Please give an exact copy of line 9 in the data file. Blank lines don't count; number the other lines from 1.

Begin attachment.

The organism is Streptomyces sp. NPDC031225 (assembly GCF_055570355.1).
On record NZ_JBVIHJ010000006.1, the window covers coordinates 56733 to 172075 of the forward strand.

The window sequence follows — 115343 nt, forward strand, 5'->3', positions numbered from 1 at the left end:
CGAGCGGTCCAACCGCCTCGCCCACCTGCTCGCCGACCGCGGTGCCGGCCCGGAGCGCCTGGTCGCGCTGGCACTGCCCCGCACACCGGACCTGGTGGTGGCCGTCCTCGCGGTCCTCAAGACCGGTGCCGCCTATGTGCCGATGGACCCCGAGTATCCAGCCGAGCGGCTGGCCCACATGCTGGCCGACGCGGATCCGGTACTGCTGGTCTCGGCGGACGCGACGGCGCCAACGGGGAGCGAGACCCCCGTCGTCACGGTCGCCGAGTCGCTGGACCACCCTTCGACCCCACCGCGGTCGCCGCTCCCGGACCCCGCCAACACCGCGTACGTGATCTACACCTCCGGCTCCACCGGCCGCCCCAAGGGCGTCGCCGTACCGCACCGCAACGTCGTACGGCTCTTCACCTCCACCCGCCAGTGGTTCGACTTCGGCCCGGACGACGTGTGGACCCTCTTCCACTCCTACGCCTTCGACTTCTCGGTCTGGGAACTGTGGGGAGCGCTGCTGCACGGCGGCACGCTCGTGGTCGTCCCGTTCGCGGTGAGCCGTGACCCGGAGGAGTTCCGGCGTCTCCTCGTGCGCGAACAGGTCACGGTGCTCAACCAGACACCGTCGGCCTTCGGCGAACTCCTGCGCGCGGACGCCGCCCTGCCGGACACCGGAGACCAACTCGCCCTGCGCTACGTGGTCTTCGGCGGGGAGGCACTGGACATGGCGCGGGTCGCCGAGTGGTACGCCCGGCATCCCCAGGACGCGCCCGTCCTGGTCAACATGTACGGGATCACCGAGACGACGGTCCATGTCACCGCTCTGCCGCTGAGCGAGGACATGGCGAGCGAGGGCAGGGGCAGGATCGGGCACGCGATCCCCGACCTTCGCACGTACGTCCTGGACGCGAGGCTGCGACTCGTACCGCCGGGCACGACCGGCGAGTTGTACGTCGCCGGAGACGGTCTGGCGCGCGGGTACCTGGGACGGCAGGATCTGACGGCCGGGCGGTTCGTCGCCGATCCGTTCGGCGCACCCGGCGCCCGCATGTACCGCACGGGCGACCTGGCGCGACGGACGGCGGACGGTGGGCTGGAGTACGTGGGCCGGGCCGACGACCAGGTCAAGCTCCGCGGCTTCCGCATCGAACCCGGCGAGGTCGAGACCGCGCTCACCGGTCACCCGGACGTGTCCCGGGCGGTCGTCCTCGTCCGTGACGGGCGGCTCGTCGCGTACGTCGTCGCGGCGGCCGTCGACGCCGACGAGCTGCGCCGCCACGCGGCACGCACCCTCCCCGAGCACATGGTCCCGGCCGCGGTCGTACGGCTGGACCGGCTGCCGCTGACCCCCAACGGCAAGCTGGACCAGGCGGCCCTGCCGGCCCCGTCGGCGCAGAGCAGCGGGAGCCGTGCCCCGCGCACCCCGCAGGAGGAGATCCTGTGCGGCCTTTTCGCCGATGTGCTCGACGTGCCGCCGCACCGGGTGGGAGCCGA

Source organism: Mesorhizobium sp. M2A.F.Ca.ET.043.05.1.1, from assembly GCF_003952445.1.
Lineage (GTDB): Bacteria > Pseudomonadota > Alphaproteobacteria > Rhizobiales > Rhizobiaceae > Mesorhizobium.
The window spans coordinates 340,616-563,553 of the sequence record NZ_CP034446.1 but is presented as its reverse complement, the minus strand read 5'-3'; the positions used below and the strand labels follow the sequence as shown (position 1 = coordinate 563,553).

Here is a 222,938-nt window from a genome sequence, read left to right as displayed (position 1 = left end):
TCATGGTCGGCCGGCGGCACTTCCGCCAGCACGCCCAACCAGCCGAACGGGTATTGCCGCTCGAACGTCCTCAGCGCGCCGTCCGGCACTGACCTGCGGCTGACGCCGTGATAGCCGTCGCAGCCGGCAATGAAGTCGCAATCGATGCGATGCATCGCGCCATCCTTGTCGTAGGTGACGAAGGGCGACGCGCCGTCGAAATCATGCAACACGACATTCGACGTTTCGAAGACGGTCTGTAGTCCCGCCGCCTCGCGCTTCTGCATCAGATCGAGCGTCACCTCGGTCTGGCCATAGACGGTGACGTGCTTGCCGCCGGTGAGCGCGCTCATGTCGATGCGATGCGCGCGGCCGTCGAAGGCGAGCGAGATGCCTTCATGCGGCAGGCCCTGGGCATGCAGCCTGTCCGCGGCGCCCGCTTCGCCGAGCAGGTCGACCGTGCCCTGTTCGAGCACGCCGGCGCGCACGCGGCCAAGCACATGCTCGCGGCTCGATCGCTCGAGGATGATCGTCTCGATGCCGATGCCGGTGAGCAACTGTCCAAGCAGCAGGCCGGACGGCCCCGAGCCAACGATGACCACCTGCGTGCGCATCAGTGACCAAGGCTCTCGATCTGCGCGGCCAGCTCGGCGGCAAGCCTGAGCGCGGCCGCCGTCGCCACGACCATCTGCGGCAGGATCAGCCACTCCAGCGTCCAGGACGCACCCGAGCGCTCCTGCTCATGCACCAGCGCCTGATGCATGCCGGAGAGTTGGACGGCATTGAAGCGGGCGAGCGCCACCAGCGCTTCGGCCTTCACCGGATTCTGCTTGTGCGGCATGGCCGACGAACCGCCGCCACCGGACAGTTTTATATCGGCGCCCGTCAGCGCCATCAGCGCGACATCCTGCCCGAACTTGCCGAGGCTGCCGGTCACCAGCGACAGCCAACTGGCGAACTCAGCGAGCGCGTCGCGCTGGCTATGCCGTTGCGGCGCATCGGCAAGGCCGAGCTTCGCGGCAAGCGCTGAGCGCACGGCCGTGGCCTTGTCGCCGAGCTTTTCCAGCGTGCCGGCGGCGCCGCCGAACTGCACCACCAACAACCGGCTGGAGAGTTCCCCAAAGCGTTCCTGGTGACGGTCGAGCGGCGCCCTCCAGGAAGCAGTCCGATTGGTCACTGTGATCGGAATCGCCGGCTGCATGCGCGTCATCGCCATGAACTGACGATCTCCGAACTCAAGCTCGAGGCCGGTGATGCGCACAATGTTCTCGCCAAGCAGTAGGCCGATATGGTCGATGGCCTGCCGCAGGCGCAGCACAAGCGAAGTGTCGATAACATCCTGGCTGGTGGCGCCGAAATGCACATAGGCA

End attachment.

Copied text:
TCATGGTCGGCCGGCGGCACTTCCGCCAGCACGCCCAACCAGCCGAACGGGTATTGCCGCTCGAACGTCCTCAGCGCGCCGTCCGGCACTGACCTGCGGCTGACGCCGTGATAGCCGTCGCAGCCGGCAATGAAGTCGCAATCGATGCGATGCATCGCGCCATCCTTGTCGTAGGTGACGAAGGGCGACGCGCCGTCGAAATCATGCAACACGACATTCGACGTTTCGAAGACGGTCTGTAGTCCCGCCGCCTCGCGCTTCTGCATCAGATCGAGCGTCACCTCGGTCTGGCCATAGACGGTGACGTGCTTGCCGCCGGTGAGCGCGCTCATGTCGATGCGATGCGCGCGGCCGTCGAAGGCGAGCGAGATGCCTTCATGCGGCAGGCCCTGGGCATGCAGCCTGTCCGCGGCGCCCGCTTCGCCGAGCAGGTCGACCGTGCCCTGTTCGAGCACGCCGGCGCGCACGCGGCCAAGCACATGCTCGCGGCTCGATCGCTCGAGGATGATCGTCTCGATGCCGATGCCGGTGAGCAACTGTCCAAGCAGCAGGCCGGACGGCCCCGAGCCAACGATGACCACCTGCGTGCGCATCAGTGACCAAGGCTCTCGATCTGCGCGGCCAGCTCGGCGGCAAGCCTGAGCGCGGCCGCCGTCGCCACGACCATCTGCGGCAGGATCAGCCACTCCAGCGTCCAGGACGCACCCGAGCGCTCCTGCTCATGCACCAGCGCCTGATGCATGCCGGAGAGTTGGACGGCATTGAAGCGGGCGAGCGCCACCAGCGCTTCGGCCTTCACCGGATTCTGCTTGTGCGGCATGGCCGACGAACCGCCGCCACCGGACAGTTTTATATCGGCGCCCGTCAGCGCCATCAGCGCGACATCCTGCCCGAACTTGCCGAGGCTGCCGGTCACCAGCGACAGCCAACTGGCGAACTCAGCGAGCGCGTCGCGCTGGCTATGCCGTTGCGGCGCATCGGCAAGGCCGAGCTTCGCGGCAAGCGCTGAGCGCACGGCCGTGGCCTTGTCGCCGAGCTTTTCCAGCGTGCCGGCGGCGCCGCCGAACTGCACCACCAACAACCGGCTGGAGAGTTCCCCAAAGCGTTCCTGGTGACGGTCGAGCGGCGCCCTCCAGGAAGCAGTCCGATTGGTCACTGTGATCGGAATCGCCGGCTGCATGCGCGTCATCGCCATGAACTGACGATCTCCGAACTCAAGCTCGAGGCCGGTGATGCGCACAATGTTCTCGCCAAGCAGTAGGCCGATATGGTCGATGGCCTGCCGCAGGCGCAGCACAAGCGAAGTGTCGATAACATCCTGGCTGGTGGCGCCGAAATGCACATAGGCA